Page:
In a region of space which has no massive object light rays travel parallel to each other or ,simply, in a straight line. However, in a positively curved region of space (like near a planet or a star), like in this image light rays "bend" if that body is in there path.
Supposedly, rays of light are traveling from some body but there's a star between there path and they get curved so that the light reaches us, the observers. Am I correct if I say that the reason light rays bend is because that path in the curved region takes the least time for the light rays?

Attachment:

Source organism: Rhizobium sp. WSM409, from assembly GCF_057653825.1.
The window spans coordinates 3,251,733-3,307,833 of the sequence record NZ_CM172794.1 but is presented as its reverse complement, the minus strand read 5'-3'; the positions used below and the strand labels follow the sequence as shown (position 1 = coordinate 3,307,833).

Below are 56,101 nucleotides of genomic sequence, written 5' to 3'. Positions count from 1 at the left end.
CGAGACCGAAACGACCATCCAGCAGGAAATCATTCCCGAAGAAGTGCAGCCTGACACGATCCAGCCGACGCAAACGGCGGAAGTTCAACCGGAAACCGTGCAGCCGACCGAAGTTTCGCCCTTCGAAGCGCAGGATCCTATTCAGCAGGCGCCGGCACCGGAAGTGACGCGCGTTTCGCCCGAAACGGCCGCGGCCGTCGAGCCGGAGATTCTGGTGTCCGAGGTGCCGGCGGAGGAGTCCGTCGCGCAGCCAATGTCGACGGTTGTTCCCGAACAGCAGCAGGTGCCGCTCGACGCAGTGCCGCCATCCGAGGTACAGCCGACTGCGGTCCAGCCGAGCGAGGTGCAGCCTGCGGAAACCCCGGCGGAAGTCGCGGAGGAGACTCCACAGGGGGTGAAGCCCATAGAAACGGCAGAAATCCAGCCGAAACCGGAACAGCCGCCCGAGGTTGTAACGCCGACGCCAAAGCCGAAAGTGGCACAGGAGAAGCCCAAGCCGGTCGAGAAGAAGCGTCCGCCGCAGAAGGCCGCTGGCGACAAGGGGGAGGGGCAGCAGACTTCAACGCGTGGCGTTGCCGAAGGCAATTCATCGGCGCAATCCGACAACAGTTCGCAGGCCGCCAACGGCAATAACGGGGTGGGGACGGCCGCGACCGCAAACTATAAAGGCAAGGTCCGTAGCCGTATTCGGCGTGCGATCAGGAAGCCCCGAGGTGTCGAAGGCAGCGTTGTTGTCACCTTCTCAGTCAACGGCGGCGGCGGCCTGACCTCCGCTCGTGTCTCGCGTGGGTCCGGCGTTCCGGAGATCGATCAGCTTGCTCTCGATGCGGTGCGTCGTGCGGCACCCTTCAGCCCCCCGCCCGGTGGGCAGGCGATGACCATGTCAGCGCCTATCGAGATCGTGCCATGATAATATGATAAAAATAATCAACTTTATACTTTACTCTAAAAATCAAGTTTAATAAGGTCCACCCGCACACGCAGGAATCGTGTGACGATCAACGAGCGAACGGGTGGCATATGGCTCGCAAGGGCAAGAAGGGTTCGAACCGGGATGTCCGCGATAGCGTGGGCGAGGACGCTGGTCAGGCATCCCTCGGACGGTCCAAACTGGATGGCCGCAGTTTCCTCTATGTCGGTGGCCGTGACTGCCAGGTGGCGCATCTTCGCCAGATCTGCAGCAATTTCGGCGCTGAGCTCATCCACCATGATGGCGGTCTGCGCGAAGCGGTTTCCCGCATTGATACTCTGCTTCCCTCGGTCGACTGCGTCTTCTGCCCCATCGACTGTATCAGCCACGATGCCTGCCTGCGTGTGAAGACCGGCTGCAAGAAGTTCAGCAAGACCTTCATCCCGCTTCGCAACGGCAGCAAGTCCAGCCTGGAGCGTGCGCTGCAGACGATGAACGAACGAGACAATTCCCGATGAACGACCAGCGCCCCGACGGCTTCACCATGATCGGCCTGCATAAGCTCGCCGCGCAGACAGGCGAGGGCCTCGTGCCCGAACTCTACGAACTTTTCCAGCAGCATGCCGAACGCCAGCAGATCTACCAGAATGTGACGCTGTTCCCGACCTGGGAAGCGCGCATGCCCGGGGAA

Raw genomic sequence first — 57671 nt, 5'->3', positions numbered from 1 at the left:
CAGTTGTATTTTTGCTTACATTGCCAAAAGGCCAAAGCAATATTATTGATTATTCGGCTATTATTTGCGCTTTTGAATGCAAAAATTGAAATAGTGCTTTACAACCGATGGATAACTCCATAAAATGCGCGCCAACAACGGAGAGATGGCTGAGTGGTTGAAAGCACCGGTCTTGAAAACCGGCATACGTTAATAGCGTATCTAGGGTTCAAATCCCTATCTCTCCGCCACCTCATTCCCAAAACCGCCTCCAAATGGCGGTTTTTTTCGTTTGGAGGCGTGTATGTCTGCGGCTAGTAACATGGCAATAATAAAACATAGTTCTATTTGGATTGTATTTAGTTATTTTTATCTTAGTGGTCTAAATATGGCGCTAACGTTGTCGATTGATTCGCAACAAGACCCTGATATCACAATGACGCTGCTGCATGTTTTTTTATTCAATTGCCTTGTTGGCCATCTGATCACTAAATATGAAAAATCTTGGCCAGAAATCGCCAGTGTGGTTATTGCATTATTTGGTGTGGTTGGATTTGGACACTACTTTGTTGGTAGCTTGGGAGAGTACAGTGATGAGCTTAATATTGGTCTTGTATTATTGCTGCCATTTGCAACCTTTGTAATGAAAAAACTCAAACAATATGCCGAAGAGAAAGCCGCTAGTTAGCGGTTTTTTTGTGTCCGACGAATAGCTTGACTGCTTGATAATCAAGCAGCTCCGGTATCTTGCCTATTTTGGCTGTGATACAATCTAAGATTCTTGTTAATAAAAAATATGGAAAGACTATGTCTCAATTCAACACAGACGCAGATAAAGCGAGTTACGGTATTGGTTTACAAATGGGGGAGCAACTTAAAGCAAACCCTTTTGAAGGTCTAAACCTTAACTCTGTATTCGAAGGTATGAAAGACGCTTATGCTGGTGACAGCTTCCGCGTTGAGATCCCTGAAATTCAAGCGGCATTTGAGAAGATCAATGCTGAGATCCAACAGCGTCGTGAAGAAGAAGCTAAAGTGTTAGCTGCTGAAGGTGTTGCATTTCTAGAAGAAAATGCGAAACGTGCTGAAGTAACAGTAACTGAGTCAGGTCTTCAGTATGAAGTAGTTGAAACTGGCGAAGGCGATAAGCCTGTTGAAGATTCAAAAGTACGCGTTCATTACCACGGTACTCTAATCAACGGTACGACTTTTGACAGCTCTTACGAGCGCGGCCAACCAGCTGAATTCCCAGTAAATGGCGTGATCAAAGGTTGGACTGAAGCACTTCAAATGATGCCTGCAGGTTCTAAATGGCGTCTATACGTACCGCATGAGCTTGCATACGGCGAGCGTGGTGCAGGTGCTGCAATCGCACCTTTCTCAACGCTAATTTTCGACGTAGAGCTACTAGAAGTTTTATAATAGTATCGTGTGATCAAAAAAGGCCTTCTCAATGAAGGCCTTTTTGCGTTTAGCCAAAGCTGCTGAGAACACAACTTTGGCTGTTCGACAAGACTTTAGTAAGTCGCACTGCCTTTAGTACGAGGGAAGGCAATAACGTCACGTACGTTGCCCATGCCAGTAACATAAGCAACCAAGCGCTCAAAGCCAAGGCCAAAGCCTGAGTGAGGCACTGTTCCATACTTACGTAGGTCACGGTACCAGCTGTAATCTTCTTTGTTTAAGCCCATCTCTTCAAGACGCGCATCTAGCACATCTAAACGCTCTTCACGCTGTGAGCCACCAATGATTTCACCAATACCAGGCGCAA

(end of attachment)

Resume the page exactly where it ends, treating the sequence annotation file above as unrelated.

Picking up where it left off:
The way I see it, if I trace the path of light in absence of the star and then superimpose that path when the star is present, the new path gets curved but the distance is least in this case which is why light will take that path.